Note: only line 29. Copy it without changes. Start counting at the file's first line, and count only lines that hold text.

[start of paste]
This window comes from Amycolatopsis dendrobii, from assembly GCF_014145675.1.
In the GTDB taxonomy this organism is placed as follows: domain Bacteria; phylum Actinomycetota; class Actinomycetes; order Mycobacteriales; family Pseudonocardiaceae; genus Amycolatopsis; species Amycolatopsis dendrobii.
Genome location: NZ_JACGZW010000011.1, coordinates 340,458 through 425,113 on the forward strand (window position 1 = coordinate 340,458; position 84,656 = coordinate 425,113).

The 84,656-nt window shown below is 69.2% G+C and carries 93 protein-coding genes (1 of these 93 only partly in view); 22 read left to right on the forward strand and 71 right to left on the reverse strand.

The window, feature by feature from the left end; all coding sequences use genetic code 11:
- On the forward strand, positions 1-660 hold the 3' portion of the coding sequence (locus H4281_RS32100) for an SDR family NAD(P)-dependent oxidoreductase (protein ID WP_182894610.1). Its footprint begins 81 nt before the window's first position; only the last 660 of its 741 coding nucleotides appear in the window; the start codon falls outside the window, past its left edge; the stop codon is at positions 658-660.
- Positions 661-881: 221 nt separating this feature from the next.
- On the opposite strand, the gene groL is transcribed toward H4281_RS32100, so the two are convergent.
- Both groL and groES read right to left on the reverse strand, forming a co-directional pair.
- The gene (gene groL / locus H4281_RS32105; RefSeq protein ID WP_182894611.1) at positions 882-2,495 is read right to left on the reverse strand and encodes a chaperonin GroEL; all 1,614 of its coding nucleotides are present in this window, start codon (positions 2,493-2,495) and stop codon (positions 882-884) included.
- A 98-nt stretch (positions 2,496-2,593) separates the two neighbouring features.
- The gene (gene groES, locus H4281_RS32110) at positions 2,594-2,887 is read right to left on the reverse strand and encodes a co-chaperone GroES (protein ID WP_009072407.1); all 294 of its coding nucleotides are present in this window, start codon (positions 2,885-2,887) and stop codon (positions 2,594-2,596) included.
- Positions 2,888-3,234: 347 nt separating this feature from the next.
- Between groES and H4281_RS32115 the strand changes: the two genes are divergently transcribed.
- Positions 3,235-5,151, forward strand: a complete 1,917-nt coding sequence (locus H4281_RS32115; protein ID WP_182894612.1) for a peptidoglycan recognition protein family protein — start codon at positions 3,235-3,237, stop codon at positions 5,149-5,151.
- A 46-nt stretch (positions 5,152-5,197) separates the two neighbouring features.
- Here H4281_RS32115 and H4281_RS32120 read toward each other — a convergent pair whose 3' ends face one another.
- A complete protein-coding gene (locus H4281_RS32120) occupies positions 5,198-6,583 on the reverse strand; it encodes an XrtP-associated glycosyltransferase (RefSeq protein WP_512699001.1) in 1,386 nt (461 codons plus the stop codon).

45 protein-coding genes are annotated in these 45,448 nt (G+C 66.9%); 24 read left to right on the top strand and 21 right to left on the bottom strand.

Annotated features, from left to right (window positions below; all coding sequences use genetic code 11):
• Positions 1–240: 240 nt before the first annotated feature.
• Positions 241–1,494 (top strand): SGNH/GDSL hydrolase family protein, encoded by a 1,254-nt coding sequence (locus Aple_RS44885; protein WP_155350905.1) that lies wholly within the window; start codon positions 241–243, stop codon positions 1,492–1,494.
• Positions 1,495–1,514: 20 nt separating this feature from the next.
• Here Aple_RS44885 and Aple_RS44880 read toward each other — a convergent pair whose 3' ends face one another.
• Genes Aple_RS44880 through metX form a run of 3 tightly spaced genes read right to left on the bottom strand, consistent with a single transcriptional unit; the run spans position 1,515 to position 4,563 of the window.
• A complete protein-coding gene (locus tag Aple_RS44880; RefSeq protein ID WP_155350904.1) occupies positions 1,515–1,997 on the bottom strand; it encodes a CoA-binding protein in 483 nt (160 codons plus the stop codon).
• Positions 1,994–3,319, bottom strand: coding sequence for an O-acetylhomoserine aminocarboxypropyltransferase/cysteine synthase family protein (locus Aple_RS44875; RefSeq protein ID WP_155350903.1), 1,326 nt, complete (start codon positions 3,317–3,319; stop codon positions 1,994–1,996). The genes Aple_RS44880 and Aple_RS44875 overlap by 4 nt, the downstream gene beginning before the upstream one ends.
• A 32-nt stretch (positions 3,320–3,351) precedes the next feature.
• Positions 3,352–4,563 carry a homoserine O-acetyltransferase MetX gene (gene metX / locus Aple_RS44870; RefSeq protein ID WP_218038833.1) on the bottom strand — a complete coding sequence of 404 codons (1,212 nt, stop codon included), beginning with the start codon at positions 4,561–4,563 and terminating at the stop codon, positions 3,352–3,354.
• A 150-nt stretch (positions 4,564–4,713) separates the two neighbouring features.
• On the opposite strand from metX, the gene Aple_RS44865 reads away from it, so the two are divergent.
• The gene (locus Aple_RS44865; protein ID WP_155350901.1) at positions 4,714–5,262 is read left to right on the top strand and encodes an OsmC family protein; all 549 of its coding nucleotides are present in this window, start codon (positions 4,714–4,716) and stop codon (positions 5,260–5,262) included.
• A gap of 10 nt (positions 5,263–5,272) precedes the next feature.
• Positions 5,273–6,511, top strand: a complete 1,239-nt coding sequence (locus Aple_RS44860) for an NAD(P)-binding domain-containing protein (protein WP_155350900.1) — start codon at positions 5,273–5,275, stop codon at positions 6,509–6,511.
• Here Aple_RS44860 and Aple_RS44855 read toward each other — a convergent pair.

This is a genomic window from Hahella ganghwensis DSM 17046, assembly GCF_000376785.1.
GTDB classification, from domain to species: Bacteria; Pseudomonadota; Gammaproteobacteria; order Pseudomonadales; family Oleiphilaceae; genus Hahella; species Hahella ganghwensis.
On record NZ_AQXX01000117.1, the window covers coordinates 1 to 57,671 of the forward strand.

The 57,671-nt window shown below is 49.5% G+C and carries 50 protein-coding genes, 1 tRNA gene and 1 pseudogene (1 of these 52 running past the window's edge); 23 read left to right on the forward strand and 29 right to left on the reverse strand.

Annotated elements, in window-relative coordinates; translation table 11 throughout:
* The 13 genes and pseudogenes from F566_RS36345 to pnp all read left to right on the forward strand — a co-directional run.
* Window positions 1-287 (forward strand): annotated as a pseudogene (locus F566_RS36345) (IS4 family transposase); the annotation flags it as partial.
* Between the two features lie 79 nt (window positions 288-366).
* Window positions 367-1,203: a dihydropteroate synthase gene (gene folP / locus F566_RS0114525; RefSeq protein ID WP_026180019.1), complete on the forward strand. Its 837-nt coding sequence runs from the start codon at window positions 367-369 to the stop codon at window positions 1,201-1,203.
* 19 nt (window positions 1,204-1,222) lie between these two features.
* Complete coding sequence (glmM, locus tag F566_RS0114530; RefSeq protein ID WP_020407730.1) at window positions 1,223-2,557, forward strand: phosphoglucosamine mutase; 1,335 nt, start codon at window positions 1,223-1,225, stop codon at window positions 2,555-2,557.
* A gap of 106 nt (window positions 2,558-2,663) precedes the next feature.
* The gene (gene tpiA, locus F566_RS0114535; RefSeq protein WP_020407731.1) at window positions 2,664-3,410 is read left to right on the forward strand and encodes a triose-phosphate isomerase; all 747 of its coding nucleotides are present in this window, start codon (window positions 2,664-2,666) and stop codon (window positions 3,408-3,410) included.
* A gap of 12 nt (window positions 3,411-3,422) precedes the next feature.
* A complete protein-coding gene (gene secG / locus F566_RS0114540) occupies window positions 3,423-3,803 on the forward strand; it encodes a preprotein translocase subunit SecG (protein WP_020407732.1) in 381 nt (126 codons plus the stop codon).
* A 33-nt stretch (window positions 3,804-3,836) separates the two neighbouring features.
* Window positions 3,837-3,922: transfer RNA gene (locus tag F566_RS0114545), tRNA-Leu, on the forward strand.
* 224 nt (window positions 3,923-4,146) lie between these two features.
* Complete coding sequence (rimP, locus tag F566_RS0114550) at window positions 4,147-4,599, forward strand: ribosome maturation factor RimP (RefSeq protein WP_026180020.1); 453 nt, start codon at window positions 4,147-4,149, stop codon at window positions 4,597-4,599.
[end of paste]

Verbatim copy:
• Positions 3,352–4,563 carry a homoserine O-acetyltransferase MetX gene (gene metX / locus Aple_RS44870; RefSeq protein ID WP_218038833.1) on the bottom strand — a complete coding sequence of 404 codons (1,212 nt, stop codon included), beginning with the start codon at positions 4,561–4,563 and terminating at the stop codon, positions 3,352–3,354.